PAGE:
In other words, if I receive a summons in a criminal or civil case regarding something pertinent to the agreement, I have to share it with the company -- perhaps tipping them off to potential legal action -- and they still get to determine whether I can speak in the matter. As someone who had to testify for seven brutal hours in a lawsuit simply as a witness, I find that clause unethical. It would have been ridiculous -- and patently unjust -- if I had been unable to say anything but "I am legally unable to answer that question." When I see a clause like that, it makes me wonder how many times they've been sued.

Another non disclosure agreement a friend of mine recently shared with me in a script option allowed him to speak freely if they were summoned to speak in a legal proceeding. That, at least, was a nod in the direction of ethics.

Then there's the Non-Disparagement Clauses. What's up with them?

They're even more insane.

They're not included to protect the producers or production companies from libel. Libel is against the law. The legal system has already provided remedies to libel. They're not included to protect the producers or production companies from slander either. Once again, there are existing laws against slander and proscribed penalties.

Non-Disparagement Clauses exist instead to prevent you from telling THE TRUTH about the producers and production companies. That's right. Why else include one? The people who include these clauses must know from past experience that left to their own devices, their business associates would say bad things about them. The natural human response to disparagement would be to treat people well so that such clauses are unnecessary. However, if you want to treat people like garbage without having to worry about your reputation, non disparagement clauses were made for you.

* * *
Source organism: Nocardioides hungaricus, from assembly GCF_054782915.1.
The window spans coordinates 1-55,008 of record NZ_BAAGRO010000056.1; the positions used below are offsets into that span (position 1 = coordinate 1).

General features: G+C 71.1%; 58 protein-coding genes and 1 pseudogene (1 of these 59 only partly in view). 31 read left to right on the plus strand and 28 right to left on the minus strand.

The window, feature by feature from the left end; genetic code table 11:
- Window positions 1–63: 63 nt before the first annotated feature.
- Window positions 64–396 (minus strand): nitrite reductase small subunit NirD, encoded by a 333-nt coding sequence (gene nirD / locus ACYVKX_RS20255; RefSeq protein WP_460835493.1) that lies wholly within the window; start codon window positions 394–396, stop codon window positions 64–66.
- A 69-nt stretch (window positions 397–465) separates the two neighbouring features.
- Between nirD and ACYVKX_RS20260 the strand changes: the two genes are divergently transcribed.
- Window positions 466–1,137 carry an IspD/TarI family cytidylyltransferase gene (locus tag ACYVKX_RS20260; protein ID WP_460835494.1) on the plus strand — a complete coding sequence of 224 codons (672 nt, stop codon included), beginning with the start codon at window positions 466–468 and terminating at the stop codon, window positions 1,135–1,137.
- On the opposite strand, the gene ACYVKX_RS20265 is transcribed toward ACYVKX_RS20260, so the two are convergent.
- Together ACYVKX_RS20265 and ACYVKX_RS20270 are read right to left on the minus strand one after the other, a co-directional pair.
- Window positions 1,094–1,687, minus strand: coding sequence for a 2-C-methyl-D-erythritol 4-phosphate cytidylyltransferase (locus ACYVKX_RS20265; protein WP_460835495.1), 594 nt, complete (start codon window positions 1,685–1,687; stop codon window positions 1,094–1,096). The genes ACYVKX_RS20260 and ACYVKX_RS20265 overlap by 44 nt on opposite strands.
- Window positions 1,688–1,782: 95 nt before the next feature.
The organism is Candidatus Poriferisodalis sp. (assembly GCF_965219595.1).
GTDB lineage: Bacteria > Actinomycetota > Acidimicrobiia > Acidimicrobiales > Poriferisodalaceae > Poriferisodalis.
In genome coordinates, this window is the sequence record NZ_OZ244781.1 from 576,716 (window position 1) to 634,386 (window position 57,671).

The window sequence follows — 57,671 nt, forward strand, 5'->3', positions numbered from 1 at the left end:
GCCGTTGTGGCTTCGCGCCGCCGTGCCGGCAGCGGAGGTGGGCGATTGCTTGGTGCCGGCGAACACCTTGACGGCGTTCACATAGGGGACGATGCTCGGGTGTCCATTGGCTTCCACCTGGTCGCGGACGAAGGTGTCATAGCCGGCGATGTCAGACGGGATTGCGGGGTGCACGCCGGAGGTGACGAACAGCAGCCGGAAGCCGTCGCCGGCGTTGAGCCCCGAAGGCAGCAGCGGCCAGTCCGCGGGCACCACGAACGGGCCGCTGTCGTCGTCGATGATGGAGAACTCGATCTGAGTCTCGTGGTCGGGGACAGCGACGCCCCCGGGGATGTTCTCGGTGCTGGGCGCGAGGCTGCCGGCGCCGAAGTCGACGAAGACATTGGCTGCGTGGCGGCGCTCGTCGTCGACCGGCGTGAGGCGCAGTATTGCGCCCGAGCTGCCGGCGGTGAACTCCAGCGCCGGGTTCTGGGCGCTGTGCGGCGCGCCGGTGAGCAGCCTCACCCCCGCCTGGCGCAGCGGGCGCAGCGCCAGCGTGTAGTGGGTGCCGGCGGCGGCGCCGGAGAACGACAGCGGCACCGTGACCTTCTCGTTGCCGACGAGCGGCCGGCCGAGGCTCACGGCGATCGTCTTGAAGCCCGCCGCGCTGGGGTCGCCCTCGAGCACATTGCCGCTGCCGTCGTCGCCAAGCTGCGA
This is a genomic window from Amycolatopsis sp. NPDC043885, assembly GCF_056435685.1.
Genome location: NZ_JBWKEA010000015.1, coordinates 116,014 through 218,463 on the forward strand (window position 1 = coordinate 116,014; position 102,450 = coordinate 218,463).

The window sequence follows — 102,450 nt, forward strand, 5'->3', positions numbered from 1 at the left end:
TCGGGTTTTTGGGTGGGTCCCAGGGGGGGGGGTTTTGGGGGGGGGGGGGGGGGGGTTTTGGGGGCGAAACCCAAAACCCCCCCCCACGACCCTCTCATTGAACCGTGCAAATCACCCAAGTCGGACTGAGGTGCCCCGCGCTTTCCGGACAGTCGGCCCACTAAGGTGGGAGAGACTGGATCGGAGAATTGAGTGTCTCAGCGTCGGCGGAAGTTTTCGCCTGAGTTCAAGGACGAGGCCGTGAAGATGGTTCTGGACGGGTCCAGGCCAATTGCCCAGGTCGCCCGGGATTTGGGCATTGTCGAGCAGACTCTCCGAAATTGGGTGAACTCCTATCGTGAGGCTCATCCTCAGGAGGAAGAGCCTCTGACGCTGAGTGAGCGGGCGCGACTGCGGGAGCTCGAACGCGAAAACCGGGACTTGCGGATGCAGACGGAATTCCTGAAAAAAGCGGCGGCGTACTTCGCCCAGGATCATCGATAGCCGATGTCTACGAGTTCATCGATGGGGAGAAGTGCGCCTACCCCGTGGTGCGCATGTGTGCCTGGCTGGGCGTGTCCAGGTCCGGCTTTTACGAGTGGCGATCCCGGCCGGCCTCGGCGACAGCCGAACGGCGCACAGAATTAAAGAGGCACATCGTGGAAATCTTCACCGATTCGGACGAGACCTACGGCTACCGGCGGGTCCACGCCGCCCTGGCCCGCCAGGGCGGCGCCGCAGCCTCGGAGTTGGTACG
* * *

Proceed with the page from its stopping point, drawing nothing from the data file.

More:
Count me out.

I have been offered a few contracts with non-disclosure and non-disparagement agreements and I have said no. I left money on the table, and I do not regret it. I can't say I will never sign a contract again with a non-disclosure and non-disparagement clauses. I might, but I will be suspicious of the deal. I'm no lawyer, but to me those clauses are a red flag that I'm about to get screwed.

Your experiences might be different than mine. Leave a comment below and tell me if you signed a contract with those clauses and everything worked out well. Be sure to leave all of the details....

Ooops. That's right.

You can't.

Beware.